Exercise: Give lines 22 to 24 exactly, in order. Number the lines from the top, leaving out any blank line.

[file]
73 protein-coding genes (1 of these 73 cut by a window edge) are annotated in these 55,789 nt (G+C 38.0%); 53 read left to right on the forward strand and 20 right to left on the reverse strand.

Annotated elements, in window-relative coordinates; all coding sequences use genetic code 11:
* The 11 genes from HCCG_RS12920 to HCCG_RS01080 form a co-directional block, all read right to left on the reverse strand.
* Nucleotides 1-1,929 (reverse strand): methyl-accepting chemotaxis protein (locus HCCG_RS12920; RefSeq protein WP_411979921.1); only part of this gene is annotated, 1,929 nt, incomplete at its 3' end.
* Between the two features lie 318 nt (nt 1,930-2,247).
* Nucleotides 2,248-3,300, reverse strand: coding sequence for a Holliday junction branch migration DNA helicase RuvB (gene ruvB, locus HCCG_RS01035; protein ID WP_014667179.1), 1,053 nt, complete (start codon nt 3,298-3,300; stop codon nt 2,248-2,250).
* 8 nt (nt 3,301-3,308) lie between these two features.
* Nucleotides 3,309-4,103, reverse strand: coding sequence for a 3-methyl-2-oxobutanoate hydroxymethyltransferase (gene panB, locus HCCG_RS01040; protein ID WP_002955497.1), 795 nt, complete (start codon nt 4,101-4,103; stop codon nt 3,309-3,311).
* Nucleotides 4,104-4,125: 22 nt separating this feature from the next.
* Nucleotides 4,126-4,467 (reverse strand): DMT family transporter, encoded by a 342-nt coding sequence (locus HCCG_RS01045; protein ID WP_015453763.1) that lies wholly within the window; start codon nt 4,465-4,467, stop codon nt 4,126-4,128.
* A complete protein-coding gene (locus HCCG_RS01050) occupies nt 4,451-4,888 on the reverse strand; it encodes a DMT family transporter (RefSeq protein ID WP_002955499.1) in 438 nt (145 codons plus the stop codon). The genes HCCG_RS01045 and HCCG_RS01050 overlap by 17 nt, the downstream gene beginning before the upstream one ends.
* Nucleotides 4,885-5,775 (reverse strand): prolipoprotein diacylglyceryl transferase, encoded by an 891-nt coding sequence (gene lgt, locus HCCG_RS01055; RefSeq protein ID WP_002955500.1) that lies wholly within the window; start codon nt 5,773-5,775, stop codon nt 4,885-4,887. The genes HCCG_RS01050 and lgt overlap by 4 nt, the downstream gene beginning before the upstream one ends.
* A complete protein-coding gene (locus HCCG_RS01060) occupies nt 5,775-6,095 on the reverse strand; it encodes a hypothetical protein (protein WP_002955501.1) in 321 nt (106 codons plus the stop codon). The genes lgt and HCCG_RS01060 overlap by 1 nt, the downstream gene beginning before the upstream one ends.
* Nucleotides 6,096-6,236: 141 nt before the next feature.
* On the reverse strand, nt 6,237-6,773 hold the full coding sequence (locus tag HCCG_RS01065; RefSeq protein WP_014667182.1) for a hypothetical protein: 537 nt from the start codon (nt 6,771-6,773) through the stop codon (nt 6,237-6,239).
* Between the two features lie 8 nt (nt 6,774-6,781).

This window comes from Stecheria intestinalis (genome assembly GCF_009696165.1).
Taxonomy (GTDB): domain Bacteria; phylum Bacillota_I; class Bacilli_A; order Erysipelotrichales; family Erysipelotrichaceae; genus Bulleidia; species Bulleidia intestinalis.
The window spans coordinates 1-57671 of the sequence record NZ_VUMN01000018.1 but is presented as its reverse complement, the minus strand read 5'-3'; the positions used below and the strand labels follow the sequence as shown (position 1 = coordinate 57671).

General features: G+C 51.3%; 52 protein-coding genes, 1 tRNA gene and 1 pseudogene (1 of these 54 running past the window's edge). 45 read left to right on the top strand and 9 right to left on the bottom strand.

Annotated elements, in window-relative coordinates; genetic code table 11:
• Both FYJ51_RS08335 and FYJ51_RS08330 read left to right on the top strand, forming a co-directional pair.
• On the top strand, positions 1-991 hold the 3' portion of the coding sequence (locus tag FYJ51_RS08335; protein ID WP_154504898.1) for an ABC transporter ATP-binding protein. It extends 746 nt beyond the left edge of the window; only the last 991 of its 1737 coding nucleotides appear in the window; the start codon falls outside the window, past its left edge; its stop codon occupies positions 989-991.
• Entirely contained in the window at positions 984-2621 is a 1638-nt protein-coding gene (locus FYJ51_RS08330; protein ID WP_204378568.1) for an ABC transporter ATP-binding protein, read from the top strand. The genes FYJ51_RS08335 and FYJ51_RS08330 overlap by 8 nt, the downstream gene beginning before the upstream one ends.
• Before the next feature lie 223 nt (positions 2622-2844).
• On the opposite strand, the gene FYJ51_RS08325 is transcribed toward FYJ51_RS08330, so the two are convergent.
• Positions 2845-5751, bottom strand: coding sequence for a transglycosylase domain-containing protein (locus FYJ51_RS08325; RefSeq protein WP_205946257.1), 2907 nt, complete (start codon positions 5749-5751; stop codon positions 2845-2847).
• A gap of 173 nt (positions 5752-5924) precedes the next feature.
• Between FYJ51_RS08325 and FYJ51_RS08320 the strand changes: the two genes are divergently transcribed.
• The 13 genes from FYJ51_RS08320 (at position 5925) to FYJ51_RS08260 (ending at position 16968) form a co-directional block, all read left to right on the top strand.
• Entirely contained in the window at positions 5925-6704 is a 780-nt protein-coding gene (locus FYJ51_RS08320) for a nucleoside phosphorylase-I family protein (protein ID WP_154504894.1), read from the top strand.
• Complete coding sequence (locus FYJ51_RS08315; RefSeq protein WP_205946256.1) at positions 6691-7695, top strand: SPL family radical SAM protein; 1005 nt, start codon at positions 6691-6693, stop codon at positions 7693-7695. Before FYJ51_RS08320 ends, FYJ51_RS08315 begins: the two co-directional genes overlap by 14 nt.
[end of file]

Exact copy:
• Both FYJ51_RS08335 and FYJ51_RS08330 read left to right on the top strand, forming a co-directional pair.
• On the top strand, positions 1-991 hold the 3' portion of the coding sequence (locus tag FYJ51_RS08335; protein ID WP_154504898.1) for an ABC transporter ATP-binding protein. It extends 746 nt beyond the left edge of the window; only the last 991 of its 1737 coding nucleotides appear in the window; the start codon falls outside the window, past its left edge; its stop codon occupies positions 989-991.
• Entirely contained in the window at positions 984-2621 is a 1638-nt protein-coding gene (locus FYJ51_RS08330; protein ID WP_204378568.1) for an ABC transporter ATP-binding protein, read from the top strand. The genes FYJ51_RS08335 and FYJ51_RS08330 overlap by 8 nt, the downstream gene beginning before the upstream one ends.